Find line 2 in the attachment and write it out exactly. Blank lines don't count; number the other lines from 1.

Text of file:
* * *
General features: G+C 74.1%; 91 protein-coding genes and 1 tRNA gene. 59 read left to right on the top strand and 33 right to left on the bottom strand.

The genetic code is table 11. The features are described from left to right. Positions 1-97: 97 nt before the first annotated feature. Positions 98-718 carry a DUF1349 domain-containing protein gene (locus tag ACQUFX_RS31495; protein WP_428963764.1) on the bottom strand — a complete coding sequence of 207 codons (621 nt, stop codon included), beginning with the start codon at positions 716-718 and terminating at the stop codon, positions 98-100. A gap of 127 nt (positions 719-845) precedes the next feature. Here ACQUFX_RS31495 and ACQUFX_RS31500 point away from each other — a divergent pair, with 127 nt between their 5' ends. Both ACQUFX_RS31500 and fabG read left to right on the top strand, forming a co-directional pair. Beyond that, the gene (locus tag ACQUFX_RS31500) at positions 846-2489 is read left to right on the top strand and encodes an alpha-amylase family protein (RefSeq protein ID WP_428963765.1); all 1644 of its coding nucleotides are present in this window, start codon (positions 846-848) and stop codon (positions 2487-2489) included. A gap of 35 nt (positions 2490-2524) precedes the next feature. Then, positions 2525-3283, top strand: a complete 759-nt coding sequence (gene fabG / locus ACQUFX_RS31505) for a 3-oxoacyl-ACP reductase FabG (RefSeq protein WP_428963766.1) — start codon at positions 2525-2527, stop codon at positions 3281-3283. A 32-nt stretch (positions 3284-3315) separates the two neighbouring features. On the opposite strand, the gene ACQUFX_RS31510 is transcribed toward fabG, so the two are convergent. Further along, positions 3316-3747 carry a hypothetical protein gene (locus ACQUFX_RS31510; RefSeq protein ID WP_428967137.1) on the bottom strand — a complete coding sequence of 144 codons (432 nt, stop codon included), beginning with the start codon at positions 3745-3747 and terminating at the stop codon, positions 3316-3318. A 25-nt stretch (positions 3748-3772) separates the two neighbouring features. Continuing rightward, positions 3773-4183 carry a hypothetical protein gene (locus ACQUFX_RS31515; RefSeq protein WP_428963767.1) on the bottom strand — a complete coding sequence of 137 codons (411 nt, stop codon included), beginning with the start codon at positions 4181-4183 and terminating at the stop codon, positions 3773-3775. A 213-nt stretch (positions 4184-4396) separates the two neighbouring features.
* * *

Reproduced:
The genetic code is table 11. The features are described from left to right. Positions 1-97: 97 nt before the first annotated feature. Positions 98-718 carry a DUF1349 domain-containing protein gene (locus tag ACQUFX_RS31495; protein WP_428963764.1) on the bottom strand — a complete coding sequence of 207 codons (621 nt, stop codon included), beginning with the start codon at positions 716-718 and terminating at the stop codon, positions 98-100. A gap of 127 nt (positions 719-845) precedes the next feature. Here ACQUFX_RS31495 and ACQUFX_RS31500 point away from each other — a divergent pair, with 127 nt between their 5' ends. Both ACQUFX_RS31500 and fabG read left to right on the top strand, forming a co-directional pair. Beyond that, the gene (locus tag ACQUFX_RS31500) at positions 846-2489 is read left to right on the top strand and encodes an alpha-amylase family protein (RefSeq protein ID WP_428963765.1); all 1644 of its coding nucleotides are present in this window, start codon (positions 846-848) and stop codon (positions 2487-2489) included. A gap of 35 nt (positions 2490-2524) precedes the next feature. Then, positions 2525-3283, top strand: a complete 759-nt coding sequence (gene fabG / locus ACQUFX_RS31505) for a 3-oxoacyl-ACP reductase FabG (RefSeq protein WP_428963766.1) — start codon at positions 2525-2527, stop codon at positions 3281-3283. A 32-nt stretch (positions 3284-3315) separates the two neighbouring features. On the opposite strand, the gene ACQUFX_RS31510 is transcribed toward fabG, so the two are convergent. Further along, positions 3316-3747 carry a hypothetical protein gene (locus ACQUFX_RS31510; RefSeq protein ID WP_428967137.1) on the bottom strand — a complete coding sequence of 144 codons (432 nt, stop codon included), beginning with the start codon at positions 3745-3747 and terminating at the stop codon, positions 3316-3318. A 25-nt stretch (positions 3748-3772) separates the two neighbouring features. Continuing rightward, positions 3773-4183 carry a hypothetical protein gene (locus ACQUFX_RS31515; RefSeq protein WP_428963767.1) on the bottom strand — a complete coding sequence of 137 codons (411 nt, stop codon included), beginning with the start codon at positions 4181-4183 and terminating at the stop codon, positions 3773-3775. A 213-nt stretch (positions 4184-4396) separates the two neighbouring features.